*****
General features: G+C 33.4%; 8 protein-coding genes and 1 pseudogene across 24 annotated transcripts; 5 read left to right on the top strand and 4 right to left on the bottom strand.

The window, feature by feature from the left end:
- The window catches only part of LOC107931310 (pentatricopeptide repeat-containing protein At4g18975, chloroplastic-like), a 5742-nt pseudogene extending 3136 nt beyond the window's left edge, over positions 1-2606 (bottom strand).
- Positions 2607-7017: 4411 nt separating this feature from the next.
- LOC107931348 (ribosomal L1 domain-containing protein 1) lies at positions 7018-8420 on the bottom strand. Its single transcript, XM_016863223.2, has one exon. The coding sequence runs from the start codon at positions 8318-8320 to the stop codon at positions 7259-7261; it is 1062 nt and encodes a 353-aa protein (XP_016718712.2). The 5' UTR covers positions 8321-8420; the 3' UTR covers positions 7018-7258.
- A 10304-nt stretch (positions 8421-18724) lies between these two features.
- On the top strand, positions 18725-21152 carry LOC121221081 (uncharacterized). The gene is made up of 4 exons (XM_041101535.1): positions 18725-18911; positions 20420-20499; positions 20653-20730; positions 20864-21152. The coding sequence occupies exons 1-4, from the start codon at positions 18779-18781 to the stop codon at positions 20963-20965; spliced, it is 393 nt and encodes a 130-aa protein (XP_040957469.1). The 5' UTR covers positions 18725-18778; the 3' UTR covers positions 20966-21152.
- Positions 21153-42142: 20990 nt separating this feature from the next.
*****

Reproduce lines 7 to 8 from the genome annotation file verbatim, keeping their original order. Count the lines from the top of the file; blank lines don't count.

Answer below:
- On the top strand, positions 18725-21152 carry LOC121221081 (uncharacterized). The gene is made up of 4 exons (XM_041101535.1): positions 18725-18911; positions 20420-20499; positions 20653-20730; positions 20864-21152. The coding sequence occupies exons 1-4, from the start codon at positions 18779-18781 to the stop codon at positions 20963-20965; spliced, it is 393 nt and encodes a 130-aa protein (XP_040957469.1). The 5' UTR covers positions 18725-18778; the 3' UTR covers positions 20966-21152.
- Positions 21153-42142: 20990 nt separating this feature from the next.